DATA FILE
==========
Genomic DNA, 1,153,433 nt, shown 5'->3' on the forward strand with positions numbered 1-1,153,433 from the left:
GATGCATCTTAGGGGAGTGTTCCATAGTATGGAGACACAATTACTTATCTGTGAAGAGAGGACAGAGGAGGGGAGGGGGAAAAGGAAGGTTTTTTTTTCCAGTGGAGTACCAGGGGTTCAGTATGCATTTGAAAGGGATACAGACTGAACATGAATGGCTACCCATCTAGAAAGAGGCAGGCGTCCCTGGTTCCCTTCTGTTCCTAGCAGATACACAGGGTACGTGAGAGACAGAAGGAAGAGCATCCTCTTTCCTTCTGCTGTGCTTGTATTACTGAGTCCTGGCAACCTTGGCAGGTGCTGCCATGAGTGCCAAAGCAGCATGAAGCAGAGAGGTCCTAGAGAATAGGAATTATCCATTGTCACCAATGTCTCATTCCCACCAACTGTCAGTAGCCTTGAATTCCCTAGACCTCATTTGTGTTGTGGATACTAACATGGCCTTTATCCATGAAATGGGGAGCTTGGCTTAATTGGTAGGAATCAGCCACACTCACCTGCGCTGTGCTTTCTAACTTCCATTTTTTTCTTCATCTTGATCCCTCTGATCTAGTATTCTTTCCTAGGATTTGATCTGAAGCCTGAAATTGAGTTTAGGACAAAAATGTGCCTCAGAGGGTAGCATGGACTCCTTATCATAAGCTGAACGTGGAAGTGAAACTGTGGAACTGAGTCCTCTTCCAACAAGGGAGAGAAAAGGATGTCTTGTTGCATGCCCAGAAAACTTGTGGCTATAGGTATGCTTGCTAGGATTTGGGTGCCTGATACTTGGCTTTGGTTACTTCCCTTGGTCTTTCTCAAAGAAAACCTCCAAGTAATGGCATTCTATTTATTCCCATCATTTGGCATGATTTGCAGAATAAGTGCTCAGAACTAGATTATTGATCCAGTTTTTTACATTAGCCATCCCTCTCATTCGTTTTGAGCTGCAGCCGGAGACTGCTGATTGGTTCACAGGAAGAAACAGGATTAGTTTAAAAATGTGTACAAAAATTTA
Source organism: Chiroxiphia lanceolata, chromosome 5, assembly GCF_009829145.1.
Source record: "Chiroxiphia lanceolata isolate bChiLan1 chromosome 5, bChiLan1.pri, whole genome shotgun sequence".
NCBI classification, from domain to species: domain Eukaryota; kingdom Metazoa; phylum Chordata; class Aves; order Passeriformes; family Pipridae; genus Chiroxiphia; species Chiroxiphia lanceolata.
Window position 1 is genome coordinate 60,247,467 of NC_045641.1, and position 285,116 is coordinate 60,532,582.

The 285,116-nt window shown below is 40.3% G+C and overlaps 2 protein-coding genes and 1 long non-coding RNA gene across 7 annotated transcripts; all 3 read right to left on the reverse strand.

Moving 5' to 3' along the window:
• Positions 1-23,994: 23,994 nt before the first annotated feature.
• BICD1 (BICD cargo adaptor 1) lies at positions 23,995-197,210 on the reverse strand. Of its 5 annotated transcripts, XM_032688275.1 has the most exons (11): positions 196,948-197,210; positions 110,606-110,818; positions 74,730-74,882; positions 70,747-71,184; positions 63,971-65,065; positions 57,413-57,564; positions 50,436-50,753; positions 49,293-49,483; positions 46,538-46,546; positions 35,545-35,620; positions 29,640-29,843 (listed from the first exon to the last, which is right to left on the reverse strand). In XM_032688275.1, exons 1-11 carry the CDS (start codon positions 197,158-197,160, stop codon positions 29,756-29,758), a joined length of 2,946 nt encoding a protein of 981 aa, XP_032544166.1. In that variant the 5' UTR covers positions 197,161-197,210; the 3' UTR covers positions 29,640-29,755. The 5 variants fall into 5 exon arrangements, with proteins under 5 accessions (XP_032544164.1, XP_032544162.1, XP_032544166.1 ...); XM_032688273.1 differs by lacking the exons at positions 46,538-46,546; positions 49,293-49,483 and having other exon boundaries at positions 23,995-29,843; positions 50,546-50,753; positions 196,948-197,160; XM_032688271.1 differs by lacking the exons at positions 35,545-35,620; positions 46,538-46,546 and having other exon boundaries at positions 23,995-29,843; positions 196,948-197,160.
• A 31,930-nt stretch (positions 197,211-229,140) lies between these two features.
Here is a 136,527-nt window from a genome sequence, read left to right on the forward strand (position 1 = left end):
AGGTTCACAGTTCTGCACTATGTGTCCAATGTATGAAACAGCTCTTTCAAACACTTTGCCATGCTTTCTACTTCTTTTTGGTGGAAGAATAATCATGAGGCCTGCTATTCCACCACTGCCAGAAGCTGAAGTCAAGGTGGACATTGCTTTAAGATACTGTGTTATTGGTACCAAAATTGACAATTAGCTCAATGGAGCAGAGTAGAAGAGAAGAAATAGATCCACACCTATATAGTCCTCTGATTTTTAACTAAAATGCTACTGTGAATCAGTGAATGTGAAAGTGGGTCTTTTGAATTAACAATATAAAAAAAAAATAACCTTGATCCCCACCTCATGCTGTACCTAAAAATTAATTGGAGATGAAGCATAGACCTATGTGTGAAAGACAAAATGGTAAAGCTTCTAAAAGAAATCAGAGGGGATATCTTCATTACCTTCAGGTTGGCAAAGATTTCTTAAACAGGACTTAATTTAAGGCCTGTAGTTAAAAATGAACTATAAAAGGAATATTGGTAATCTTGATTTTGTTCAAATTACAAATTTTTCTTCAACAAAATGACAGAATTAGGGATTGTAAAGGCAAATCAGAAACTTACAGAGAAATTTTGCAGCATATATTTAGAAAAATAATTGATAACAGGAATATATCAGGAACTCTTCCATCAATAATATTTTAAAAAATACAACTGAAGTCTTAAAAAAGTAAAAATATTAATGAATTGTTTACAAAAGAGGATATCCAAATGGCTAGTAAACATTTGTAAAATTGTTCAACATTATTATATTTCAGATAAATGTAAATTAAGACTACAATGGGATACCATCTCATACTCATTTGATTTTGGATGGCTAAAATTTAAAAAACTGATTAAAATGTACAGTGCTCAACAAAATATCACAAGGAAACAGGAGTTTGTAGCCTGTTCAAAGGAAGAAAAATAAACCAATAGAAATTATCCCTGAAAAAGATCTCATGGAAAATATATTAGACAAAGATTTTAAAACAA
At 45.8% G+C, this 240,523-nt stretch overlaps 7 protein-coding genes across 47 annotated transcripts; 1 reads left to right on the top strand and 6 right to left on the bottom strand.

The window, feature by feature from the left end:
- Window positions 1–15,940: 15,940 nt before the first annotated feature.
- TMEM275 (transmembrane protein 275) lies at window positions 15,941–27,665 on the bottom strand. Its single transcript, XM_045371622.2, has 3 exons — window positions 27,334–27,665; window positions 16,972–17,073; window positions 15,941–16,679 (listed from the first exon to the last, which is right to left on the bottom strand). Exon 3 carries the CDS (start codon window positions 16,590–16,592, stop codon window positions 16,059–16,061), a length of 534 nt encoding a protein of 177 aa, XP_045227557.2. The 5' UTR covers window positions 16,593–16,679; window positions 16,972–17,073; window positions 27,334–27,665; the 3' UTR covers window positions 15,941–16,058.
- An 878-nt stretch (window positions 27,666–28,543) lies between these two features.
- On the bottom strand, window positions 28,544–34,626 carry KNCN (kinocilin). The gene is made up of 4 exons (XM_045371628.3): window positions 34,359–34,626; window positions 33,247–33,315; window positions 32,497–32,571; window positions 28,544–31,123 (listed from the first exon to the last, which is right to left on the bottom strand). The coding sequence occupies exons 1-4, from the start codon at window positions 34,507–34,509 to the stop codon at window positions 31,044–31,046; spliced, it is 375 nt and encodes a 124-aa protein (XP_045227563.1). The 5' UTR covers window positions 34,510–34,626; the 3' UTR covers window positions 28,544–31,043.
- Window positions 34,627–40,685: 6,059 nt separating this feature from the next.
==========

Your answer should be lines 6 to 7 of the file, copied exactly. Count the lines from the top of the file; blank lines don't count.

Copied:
Window position 1 is genome coordinate 60,247,467 of NC_045641.1, and position 285,116 is coordinate 60,532,582.

The 285,116-nt window shown below is 40.3% G+C and overlaps 2 protein-coding genes and 1 long non-coding RNA gene across 7 annotated transcripts; all 3 read right to left on the reverse strand.